|Publisher||Street & Smith|
|First appearance||Doc Savage Magazine #1 (March 1933)|
|Created by||Henry W. Ralston|
John L. Nanovic
|Full name||Clark Savage Jr.|
|Notable aliases||The Man of Bronze|
Peak physical and mental conditioning
Skilled scientist, surgeon, inventor, detective, athlete, and martial artist
Master of disguise
Doc Savage is a fictional character of the competent man hero type, who first appeared in American pulp magazines during the 1930s and 1940s. Real name Clark Savage Jr., he is a doctor, scientist, adventurer, detective, and polymath who "rights wrongs and punishes evildoers." He was created by publisher Henry W. Ralston and editor John L. Nanovic at Street & Smith Publications, with additional material contributed by the series' main writer, Lester Dent. Doc Savage stories were published under the Kenneth Robeson name. The illustrations were by Walter Baumhofer, Paul Orban, Emery Clarke, Modest Stein, and Robert G. Harris.
The heroic-adventure character would go on to appear in other media, including radio, film, and comic books, with his adventures reprinted for modern-day audiences in a series of paperback books, which had sold over 20 million copies by 1979. Into the 21st century, Doc Savage has remained a nostalgic icon in the U.S., referenced in novels and popular culture. Longtime Marvel Comics editor Stan Lee credited Doc Savage as being the forerunner to modern superheroes.
The Doc Savage Magazine was printed by Street & Smith from March 1933 to the summer of 1949 to capitalize on the success of The Shadow magazine and followed by the original Avenger in September 1939. In all, 181 issues were published in various entries and alternative titles.
Doc Savage became known to more contemporary readers when Bantam Books began reprinting the individual magazine novels in 1964, this time with covers by artist James Bama that featured a bronze-haired, bronze-skinned Doc Savage with an exaggerated widows' peak, usually wearing a torn khaki shirt and under the by-line "Kenneth Robeson". The stories were not reprinted in chronological order as originally published, though they did begin with the first adventure, The Man of Bronze. By 1967, Bantam was publishing once a month until 1990, when all 181 original stories (plus an unpublished novel, The Red Spider) had run their course. Author Will Murray produced seven more Doc Savage novels for Bantam Books from Lester Dent's original outlines. Bantam also published a novel by Philip José Farmer, Escape From Loki (1991), which told the story of how in World War I Doc met the men who would become his five comrades.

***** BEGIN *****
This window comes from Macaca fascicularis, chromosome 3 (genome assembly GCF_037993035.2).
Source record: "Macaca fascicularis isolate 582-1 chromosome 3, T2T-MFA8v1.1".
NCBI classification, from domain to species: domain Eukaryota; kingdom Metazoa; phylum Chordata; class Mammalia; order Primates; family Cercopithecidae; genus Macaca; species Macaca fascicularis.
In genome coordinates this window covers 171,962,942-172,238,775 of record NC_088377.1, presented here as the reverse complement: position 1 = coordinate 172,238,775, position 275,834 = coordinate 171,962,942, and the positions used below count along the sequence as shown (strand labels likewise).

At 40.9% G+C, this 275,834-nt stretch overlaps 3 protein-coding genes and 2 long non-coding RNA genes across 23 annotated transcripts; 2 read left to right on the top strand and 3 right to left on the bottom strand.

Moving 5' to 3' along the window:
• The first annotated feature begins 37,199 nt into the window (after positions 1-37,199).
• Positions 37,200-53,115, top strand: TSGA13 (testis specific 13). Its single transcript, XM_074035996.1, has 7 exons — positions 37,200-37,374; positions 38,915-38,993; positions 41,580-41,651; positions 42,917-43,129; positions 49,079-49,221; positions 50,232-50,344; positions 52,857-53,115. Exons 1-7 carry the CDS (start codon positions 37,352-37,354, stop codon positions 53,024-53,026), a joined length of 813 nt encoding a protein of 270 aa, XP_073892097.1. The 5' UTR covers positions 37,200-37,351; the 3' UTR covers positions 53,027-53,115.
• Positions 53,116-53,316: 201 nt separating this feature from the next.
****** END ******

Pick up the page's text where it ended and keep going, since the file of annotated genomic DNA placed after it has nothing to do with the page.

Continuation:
Clark Savage Jr. first appeared in March 1933 in the first issue of Doc Savage Magazine. Because of the success of the Shadow, who had his own pulp magazine, the publishers Street & Smith quickly launched this pulp title. Unlike the Shadow, Clark Savage, "Doc" to his friends, had no special powers but was raised from birth by his father and other scientists to become one of the most perfect human beings in terms of strength, intelligence, and physical abilities.
Doc Savage set up base on the 86th floor of a world-famous New York skyscraper (implied, but never outright stated, as the Empire State Building; Phillip Jose Farmer, in his Doc Savage: His Apocalyptic Life, gives good evidence that this is likely the case). Doc Savage fights against evil with the assistance of the "Fabulous Five".
Doc Savage has appeared in comics and a movie, on radio, and as a character in numerous other works, and continues to inspire authors and artists in the realm of fantastic adventure.
Doc Savage Magazine was created by Street & Smith Publications executive Henry Ralston and editor John Nanovic to capitalize on the success of Street and Smith's pulp character, The Shadow. Ralston and Nanovic wrote a short premise establishing the broad outlines of the character they envisioned, but Doc Savage was only fully realized by the author chosen to write the series, Lester Dent. Dent wrote most of the 181 original novels, hidden behind the "house name" of Kenneth Robeson. (See List of Doc Savage novels for a complete list of the titles in the original pulp magazine series.)
One Lester Dent biographer hypothesizes that one inspiration for Doc Savage may have been the American military officer and author Richard Henry Savage, who wrote more than 40 books of adventure and mystery stories and lived a dashing and daring life.